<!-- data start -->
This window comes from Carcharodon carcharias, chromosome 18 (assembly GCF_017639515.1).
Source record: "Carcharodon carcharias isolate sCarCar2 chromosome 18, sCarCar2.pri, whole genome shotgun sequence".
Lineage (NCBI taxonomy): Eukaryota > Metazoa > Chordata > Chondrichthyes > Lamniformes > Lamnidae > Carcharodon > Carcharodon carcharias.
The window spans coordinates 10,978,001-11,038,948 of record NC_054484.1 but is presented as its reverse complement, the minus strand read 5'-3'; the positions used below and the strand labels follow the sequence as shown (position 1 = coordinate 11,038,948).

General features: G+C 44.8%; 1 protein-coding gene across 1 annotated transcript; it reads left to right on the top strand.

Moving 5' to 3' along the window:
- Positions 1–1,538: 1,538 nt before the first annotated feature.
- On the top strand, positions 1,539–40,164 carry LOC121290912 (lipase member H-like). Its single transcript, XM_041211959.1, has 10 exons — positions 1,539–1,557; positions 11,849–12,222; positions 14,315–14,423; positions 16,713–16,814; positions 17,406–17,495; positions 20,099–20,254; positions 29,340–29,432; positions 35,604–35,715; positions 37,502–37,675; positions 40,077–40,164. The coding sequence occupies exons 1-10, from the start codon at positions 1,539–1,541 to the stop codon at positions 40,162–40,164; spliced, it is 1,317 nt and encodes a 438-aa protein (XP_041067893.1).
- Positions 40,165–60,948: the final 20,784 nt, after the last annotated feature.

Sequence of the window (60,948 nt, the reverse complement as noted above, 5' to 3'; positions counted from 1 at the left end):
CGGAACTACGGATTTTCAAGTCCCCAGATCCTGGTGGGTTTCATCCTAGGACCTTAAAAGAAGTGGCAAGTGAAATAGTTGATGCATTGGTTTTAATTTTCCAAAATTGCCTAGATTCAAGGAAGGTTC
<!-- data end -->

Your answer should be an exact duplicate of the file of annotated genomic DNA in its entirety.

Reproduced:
This window comes from Carcharodon carcharias, chromosome 18 (assembly GCF_017639515.1).
Source record: "Carcharodon carcharias isolate sCarCar2 chromosome 18, sCarCar2.pri, whole genome shotgun sequence".
Lineage (NCBI taxonomy): Eukaryota > Metazoa > Chordata > Chondrichthyes > Lamniformes > Lamnidae > Carcharodon > Carcharodon carcharias.
The window spans coordinates 10,978,001-11,038,948 of record NC_054484.1 but is presented as its reverse complement, the minus strand read 5'-3'; the positions used below and the strand labels follow the sequence as shown (position 1 = coordinate 11,038,948).

General features: G+C 44.8%; 1 protein-coding gene across 1 annotated transcript; it reads left to right on the top strand.

Moving 5' to 3' along the window:
- Positions 1–1,538: 1,538 nt before the first annotated feature.
- On the top strand, positions 1,539–40,164 carry LOC121290912 (lipase member H-like). Its single transcript, XM_041211959.1, has 10 exons — positions 1,539–1,557; positions 11,849–12,222; positions 14,315–14,423; positions 16,713–16,814; positions 17,406–17,495; positions 20,099–20,254; positions 29,340–29,432; positions 35,604–35,715; positions 37,502–37,675; positions 40,077–40,164. The coding sequence occupies exons 1-10, from the start codon at positions 1,539–1,541 to the stop codon at positions 40,162–40,164; spliced, it is 1,317 nt and encodes a 438-aa protein (XP_041067893.1).
- Positions 40,165–60,948: the final 20,784 nt, after the last annotated feature.

Sequence of the window (60,948 nt, the reverse complement as noted above, 5' to 3'; positions counted from 1 at the left end):
CGGAACTACGGATTTTCAAGTCCCCAGATCCTGGTGGGTTTCATCCTAGGACCTTAAAAGAAGTGGCAAGTGAAATAGTTGATGCATTGGTTTTAATTTTCCAAAATTGCCTAGATTCAAGGAAGGTTC